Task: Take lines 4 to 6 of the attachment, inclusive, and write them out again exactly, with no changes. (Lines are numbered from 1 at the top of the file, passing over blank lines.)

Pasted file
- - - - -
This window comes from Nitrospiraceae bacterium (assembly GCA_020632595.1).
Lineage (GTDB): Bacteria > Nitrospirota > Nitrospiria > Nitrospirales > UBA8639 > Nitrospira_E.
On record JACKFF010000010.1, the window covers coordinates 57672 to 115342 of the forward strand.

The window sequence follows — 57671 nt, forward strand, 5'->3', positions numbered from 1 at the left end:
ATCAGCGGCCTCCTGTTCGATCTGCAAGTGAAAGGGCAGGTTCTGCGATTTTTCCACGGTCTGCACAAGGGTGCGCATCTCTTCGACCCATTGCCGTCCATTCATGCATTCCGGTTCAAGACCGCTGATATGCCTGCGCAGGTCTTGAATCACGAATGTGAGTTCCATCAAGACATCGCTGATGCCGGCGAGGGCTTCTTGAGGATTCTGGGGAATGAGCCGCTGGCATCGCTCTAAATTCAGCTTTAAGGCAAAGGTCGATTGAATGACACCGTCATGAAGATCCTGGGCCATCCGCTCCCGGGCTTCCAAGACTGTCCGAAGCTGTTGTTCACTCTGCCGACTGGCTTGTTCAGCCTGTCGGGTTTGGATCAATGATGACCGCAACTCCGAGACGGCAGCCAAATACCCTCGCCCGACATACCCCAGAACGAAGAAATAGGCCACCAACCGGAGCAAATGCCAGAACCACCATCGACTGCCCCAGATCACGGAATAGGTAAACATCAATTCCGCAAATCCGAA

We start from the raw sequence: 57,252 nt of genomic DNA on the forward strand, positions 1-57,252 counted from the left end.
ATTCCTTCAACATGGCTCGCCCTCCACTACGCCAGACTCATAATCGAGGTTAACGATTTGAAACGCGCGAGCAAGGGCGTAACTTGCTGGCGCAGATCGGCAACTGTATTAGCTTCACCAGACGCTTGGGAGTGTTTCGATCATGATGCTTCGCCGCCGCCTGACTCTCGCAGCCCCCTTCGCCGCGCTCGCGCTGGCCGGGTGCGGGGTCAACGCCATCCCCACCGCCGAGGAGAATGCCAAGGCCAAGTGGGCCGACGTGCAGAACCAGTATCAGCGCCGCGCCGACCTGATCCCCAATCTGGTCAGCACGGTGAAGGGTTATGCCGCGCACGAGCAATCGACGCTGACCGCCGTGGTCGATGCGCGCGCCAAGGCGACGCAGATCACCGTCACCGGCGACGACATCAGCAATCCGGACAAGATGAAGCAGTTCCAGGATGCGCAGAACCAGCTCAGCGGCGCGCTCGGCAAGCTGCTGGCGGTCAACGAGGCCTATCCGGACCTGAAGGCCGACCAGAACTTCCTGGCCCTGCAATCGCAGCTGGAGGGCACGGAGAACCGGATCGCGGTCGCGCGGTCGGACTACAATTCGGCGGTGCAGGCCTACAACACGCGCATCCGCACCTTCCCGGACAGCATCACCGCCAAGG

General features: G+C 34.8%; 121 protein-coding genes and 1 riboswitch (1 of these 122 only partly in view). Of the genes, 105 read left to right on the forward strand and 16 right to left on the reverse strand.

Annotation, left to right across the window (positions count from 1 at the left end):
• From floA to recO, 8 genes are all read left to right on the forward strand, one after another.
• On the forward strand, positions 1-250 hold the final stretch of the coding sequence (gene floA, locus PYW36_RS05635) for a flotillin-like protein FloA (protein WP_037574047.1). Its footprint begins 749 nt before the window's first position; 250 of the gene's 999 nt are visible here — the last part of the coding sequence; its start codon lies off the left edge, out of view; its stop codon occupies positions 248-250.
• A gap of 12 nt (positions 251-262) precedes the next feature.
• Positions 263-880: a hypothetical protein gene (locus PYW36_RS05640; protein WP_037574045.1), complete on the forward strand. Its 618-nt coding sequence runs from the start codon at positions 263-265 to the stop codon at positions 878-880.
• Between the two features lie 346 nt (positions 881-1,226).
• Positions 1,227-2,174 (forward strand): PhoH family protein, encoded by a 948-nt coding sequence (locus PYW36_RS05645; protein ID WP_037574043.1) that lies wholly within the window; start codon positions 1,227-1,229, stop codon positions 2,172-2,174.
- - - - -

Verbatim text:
The window sequence follows — 57671 nt, forward strand, 5'->3', positions numbered from 1 at the left end:
ATCAGCGGCCTCCTGTTCGATCTGCAAGTGAAAGGGCAGGTTCTGCGATTTTTCCACGGTCTGCACAAGGGTGCGCATCTCTTCGACCCATTGCCGTCCATTCATGCATTCCGGTTCAAGACCGCTGATATGCCTGCGCAGGTCTTGAATCACGAATGTGAGTTCCATCAAGACATCGCTGATGCCGGCGAGGGCTTCTTGAGGATTCTGGGGAATGAGCCGCTGGCATCGCTCTAAATTCAGCTTTAAGGCAAAGGTCGATTGAATGACACCGTCATGAAGATCCTGGGCCATCCGCTCCCGGGCTTCCAAGACTGTCCGAAGCTGTTGTTCACTCTGCCGACTGGCTTGTTCAGCCTGTCGGGTTTGGATCAATGATGACCGCAACTCCGAGACGGCAGCCAAATACCCTCGCCCGACATACCCCAGAACGAAGAAATAGGCCACCAACCGGAGCAAATGCCAGAACCACCATCGACTGCCCCAGATCACGGAATAGGTAAACATCAATTCCGCAAATCCGAA

We start from the raw sequence: 57,252 nt of genomic DNA on the forward strand, positions 1-57,252 counted from the left end.